Readers which do you prefer cheese or cookies? 

Monday, June 20, 2016


Annalisa Crawford is here to discuss her latest release. 
Don't you just love that cover?

you. i. us.

you. i. us. is a collection of vignettes, small scenes which hint at the story beneath.

Annalisa has taken that idea to another level, because she asked 15 bloggers to ask her one question each, creating small insights into her life and writing.

To that end: I asked Annalisa, 

What scene in your writing has made you laugh the hardest or cry the most?

Thanks for inviting me over, Yolanda.

There will be no names in this answer, because it’s a huge spoiler, but a great example. If you’ve read my books, you’ll know the story I’m referencing…

I killed a character. I loved him. He was a combination of two huge crushes I had when I was growing up, plus a little bit of extra awesome. I could see he was going to die from a mile off, and tried so hard to veer the story a different way.

I kept writing, hoping the story would come to a happy conclusion, but each time I was thwarted. I thought I’d finally done it, but another character snuck up and did the deed. And, so, yes I shed a tear or two as I wrote it, and as I read it a couple of years later too.

Incidentally, Omelette—a story from That Sadie Thing—is the story that has made the most readers cry.

    Thanks, Annalisa, I look forward to reading You. I. Us.

you. i. us.

In you. i. us., Annalisa Crawford captures everyday people during  poignant defining moments in their lives: An artist puts his heart into his latest sketch, an elderly couple endures scrutiny by a fellow diner, an ex-student attempts to make amends with a girl she bullied at school, a teenager holds vigil at his friend’s hospital bedside, long distance lovers promise complete devotion, a broken-hearted widow stares into the sea from the edge of a cliff where her husband died, a grieving son contacts the only person he can rely on in a moment of crisis, a group of middle-aged friends inspire each other to live remarkable lives.

Day after day, we make the same choices. But after reading you. i. us., you’ll ask yourself, “What if we didn’t?”

Publication date: June 10, 2016
Genre: Short Stories (Single Author)


Annalisa Crawford lives in Cornwall UK, with a good supply of moorland and beaches to keep her inspired. She lives with her husband, two sons, a dog and a cat. Annalisa writes dark contemporary, character-driven stories. She has been winning competitions and publishing short stories in small press journals for many years, and is the author of Cat & The Dreamer and Our Beautiful Child.

Reader's is there a question you'd like to ask or be asked?

Pretend you've just met Annalisa, 
what would you like to know?

Monday, June 13, 2016


Today, I'm visiting Sylvia Ney @Writing in Wonderland and talking about Parallels: Felix Was Here and my story EVER-TON!

But here today please welcome
Nancy Lynn Jarvis,
author of the 

Nancy is here to give us some insight 
into her writing madness
to introduce her latest Regan McHenry Mystery

You can read my review HERE!

1.             Can you tell your readers something about why you chose this particular topic to write about? What appealed to you about it? Why do you think it is different, and your approach is unique?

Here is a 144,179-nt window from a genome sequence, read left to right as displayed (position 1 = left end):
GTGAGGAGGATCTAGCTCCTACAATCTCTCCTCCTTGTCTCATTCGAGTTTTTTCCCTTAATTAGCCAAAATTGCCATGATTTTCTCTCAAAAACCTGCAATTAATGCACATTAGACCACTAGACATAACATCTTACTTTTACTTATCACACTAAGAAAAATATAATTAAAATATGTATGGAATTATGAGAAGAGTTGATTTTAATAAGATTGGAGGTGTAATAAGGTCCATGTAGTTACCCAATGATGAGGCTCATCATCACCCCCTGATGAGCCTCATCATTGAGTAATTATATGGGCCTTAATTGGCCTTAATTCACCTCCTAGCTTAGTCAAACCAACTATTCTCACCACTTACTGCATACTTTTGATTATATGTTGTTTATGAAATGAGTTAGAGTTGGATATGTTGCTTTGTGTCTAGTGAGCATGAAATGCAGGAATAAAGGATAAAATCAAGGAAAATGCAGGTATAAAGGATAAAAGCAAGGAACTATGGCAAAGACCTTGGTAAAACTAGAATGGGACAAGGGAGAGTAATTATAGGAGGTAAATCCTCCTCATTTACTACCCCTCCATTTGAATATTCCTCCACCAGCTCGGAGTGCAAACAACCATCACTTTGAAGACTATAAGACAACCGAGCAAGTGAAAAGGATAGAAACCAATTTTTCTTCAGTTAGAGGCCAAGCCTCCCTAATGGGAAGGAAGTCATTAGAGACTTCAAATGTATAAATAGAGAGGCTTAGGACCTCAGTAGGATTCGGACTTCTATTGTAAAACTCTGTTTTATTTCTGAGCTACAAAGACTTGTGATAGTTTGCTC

I recently saw a post on Facebook that read, “I am a writer. Anything you say or do may be used in a story.” That pretty much sums up how I get ideas and how I work. Take A Neighborly Killing, for example. I have a real neighbor who was the model for the dead neighbor in the story. I made some observations about him in real life and wove a story around him based on those observations. The ironic thing is that more and more of my made up story line is looking like it’s true. (Oh, gosh, I hope he doesn’t read this; if he does I’m in trouble.)

It’s not the first time I’ve made up things for use in books only to have them come true, either. I know writers do use what they see and hear that’s quite normal — but having something I made up become a headline in our local newspaper, well. I don’t think that is.

2.             How long does it take to research a topic before you write? And for this book? Did you learn something unusual during your research that you can share here?

It’s surprising how much research goes into something as straightforward as a current-day mystery. I don’t mind, though, because I love doing the research involved and always learn some new fact.  I knew bullets can be tied to a specific weapon, but because of A Neighborly Killing, I learned  that gunpowder residue can be as well.

3.             Do you use professionals to verify your facts, such as the police? Is there a good way to approach them? How valuable is their input? Or do you just wing it?

The real estate facts I use are easy since, after twenty five years as a Realtor, I’m an expert. For the rest of my research, I use a friend who is a private investigator and the internet. I’ve discovered a website where you can ask a question and police will respond, another where doctors will answer questions, and my favorite, a site where military personnel will offer opinions about the fastest and quietest way of dispatching someone while facing them or from behind. And then, there’s always Decomposition for Dummies which is like the whole series of ...for Dummies books but much more graphic.